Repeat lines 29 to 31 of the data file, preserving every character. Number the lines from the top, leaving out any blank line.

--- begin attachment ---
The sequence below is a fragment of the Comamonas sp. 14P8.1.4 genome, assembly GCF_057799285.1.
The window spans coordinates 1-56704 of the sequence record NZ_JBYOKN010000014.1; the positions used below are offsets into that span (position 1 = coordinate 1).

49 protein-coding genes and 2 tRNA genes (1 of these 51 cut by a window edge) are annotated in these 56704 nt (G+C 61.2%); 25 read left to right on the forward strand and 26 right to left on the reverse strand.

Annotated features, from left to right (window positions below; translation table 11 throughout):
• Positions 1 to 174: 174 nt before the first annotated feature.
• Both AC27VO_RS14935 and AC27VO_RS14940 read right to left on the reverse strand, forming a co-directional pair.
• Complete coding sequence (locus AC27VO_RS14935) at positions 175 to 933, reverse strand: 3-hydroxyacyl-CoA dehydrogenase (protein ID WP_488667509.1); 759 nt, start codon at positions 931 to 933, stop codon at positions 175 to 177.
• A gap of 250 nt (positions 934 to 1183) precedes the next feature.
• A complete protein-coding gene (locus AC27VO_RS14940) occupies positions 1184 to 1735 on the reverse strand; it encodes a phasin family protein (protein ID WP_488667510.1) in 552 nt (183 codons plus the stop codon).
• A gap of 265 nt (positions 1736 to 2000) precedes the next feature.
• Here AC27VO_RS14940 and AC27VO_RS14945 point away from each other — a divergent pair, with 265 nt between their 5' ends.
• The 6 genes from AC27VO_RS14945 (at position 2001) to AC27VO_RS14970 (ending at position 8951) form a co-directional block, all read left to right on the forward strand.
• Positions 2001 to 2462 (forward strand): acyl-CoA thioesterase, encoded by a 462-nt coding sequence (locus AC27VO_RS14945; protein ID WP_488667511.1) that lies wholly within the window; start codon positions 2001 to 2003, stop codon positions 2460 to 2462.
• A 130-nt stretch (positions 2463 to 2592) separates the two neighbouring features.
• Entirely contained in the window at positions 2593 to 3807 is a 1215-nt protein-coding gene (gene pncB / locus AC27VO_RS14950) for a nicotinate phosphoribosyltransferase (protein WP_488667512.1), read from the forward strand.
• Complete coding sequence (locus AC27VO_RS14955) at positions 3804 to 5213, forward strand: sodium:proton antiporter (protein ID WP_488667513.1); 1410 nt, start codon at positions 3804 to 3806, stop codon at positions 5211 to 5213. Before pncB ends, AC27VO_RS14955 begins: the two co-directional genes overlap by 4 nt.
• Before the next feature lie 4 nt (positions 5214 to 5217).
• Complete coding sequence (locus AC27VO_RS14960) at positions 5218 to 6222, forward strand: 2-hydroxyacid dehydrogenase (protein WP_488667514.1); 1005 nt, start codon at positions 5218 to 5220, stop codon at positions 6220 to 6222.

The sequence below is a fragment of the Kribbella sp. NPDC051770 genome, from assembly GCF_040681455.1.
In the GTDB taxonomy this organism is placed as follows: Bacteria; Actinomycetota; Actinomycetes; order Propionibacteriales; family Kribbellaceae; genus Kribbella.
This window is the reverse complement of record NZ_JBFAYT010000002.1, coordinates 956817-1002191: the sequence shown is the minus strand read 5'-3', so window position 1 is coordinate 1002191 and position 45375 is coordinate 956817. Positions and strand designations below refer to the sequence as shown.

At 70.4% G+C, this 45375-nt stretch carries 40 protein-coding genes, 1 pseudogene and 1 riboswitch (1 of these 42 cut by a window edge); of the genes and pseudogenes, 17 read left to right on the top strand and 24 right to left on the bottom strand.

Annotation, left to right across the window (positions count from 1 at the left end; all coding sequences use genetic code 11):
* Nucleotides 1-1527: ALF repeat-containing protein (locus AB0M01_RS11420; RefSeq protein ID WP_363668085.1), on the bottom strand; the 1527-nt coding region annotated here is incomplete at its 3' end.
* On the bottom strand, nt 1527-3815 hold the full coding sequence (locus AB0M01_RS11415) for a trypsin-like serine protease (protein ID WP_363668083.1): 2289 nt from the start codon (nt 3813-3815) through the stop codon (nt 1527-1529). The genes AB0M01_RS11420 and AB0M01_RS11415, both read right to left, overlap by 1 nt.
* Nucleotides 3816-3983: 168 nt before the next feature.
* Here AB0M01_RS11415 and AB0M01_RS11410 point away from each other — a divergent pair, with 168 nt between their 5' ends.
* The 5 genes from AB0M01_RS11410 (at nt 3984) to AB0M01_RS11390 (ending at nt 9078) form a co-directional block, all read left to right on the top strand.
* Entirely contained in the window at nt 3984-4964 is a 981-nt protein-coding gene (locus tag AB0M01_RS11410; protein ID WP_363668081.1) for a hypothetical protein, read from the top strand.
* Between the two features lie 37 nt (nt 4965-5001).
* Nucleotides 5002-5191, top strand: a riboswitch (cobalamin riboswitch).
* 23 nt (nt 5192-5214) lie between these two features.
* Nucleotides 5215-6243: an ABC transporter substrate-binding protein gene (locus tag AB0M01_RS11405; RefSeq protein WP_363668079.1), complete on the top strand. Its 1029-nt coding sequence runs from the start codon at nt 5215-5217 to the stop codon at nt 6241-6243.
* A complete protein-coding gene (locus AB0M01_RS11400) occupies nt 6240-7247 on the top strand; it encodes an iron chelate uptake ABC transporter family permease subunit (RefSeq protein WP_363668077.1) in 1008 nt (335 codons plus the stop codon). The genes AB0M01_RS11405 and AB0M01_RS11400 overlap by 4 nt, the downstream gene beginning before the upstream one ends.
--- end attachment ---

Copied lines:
* Entirely contained in the window at nt 3984-4964 is a 981-nt protein-coding gene (locus tag AB0M01_RS11410; protein ID WP_363668081.1) for a hypothetical protein, read from the top strand.
* Between the two features lie 37 nt (nt 4965-5001).
* Nucleotides 5002-5191, top strand: a riboswitch (cobalamin riboswitch).